A purpose-made tool for cutting angled holes in soft balsa. Drill or cut the pushrod exits.  I have a purpose-made tool for cutting pushrod exits.
The pull-pull cable exits. Here are the same holes viewed from the inside of the fuselage.  Note the vertical support has been relieved.  The cables may saw through it which would not cause a problem structurally, but it would cause the cable to slacken.
Short pieces of nylon tubing are glued into the pull-pull exits. A 2" piece of inner NyRod is glued in these holes using thin CA.  The outside of the NyRod is trimmed and sanded flush with the fuselage side.

Again, this is for pull-pull cables.  For a normal pushrod, there would be one slot and that is it.  The inner NyRod pieces would not be used.

If using NyRods then the outer would be glued in the exit and trimmed flush with the outside of the fuselage.  It should run all the way back to the radio compartment with cross-braces of about 1/8" x 1/2" bracing the NyRod about every 3".

Measure the distance of the servo arm from the fuselage side.  Transfer the measurement to the former in front of the servo. In this image the servo rails are not glued in place yet.  The lower servo is the throttle servo.  A hole must be drilled in the former immediately in front of it to pass the throttle pushrod.  The former is represented by the two lines in the lower right-hand corner.

A mistake that is often made is lining up pushrod holes in formers with the servo when the arm is centered.  That only works if the servo is far enough from the former to prevent binding when the servo arm is rotated to the point where the arm is closest to the former.

I line up holes in formers with the servo arm rotated to where it is closest to the former as shown here.  Measure the distance of the hole from the fuselage side.  This will be the distance to the center of the pushrod hole in the former.

Measure the height of the servo arm from the bottom of the fuselage. The vertical location of the hole is measured from the bottom of the fuselage.  In this case a Z-bend will be used on the servo end of the pushrod.  It will enter the arm from the top.  That means the hole in the former should be 2" from the bottom of the fuselage.

If a clevis is used then the hole will be centered on the servo arm.  In this case the measurement is 1-29/32".

Drill a hole in the former at the intersection of the two measurements. The X-Y location of the hole is transferred to the former and then drilled.  You can see that it lines up very well.  It will not align perfectly when the servo is at center, but it is close enough that it will not be a problem.  The further from center that the servo arm moves, the better the alignment.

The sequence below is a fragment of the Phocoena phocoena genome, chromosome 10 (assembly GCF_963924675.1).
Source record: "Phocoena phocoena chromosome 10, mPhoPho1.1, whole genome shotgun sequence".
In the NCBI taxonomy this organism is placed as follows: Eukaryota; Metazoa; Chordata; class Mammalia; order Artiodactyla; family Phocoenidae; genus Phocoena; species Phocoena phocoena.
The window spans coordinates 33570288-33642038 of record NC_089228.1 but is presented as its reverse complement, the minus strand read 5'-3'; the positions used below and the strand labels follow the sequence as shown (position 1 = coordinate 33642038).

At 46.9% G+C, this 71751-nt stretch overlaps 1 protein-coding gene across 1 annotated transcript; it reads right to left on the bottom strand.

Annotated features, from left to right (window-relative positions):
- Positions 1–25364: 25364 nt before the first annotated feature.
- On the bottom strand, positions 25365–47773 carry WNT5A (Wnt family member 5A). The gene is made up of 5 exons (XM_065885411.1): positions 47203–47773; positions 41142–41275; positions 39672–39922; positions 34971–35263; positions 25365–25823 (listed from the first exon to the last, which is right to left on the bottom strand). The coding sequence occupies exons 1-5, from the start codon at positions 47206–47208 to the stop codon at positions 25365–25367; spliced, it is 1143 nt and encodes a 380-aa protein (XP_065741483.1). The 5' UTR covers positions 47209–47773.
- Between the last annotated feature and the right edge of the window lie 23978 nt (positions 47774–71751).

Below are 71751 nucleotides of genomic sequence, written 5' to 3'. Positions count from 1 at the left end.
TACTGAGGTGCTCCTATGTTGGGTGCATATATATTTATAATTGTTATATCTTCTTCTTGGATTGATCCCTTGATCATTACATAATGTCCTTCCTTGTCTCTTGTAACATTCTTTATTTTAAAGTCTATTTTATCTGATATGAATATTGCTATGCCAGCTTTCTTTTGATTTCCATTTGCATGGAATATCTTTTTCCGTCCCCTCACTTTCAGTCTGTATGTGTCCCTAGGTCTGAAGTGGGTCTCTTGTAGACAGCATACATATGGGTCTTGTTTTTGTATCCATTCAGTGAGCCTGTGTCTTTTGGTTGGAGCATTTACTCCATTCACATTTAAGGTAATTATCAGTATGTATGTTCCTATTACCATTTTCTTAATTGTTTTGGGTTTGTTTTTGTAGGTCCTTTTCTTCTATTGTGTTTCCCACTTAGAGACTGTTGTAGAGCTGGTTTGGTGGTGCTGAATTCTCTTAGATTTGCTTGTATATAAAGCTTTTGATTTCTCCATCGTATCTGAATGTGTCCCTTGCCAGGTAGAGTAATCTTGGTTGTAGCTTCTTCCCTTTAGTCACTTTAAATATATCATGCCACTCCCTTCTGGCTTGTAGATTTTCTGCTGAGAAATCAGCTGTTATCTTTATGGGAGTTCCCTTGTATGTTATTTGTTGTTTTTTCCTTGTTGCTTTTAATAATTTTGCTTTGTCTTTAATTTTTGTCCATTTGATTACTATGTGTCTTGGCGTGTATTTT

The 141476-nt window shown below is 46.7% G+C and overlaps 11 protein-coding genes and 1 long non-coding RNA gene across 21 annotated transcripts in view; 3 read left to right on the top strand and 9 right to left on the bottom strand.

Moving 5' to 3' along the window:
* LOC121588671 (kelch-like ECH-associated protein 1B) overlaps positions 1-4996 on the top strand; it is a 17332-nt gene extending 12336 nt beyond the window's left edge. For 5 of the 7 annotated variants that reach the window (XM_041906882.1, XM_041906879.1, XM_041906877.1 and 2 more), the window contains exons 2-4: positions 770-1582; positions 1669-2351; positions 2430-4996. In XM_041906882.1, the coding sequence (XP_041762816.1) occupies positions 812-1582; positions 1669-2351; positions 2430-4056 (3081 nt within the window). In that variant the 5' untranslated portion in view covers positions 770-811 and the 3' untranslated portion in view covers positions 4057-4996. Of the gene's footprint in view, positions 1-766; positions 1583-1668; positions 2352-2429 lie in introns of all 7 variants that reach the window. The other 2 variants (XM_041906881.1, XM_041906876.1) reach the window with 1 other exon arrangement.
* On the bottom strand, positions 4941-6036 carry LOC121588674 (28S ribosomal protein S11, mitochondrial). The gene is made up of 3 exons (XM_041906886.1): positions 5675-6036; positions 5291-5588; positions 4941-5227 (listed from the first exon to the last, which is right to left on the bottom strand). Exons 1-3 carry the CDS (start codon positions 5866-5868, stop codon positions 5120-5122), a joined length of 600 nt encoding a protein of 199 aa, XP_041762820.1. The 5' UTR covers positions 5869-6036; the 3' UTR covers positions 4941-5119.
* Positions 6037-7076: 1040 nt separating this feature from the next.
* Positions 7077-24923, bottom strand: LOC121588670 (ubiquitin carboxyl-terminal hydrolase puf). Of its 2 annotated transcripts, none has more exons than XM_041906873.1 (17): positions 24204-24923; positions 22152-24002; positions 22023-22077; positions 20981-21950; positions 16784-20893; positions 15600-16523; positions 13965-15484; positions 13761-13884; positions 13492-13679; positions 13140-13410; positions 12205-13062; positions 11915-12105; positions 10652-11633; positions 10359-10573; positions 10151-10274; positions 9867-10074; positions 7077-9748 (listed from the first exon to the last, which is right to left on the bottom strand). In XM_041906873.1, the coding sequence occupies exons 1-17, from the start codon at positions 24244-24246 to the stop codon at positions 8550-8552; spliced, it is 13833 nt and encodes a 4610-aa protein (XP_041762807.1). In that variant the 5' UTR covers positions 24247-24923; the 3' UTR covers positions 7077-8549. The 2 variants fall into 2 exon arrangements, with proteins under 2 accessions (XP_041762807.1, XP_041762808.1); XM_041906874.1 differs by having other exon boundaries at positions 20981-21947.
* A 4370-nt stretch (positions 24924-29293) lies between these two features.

If the hole lines up with the servo arm at center, then it binds everywhere else - especially at extreme throws (full throttle and idle).  Binding at idle in particular is a problem because that is where the most precise throttle control is needed.

Make small blocks to slide over the throttle cable housing. I use my table saw to cut a 1/8" square groove in a stick and then cap it with some scrap.  The stick is then cut into pieces about 1/2" to 3/4" long and used to brace the housing for the throttle pushrod.

These grooves are easily cut with a hobby knife or a piece of brass tube.  You can use light, soft wood - strength is not an issue here.

The throttle cable is slid into place in the fuselage. Slide as many of these pieces as necessary over the outer housing to brace it.  Allow the housing to find its own path as much as possible.  When it must curve for any reason, make the curves large to prevent binding.
Locate the blocks so that the throttle cable has large bends when bends are necessary to prevent binding. Apply glue to the blocks and clamp them in place.

The excess housing will be trimmed off about 1/8" from the firewall because the throttle for the engine used in this aircraft is behind the engine.

However, I normally allow about 1" of excess to help keep the pushrod stiff.



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Copyright 2003 Paul K. Johnson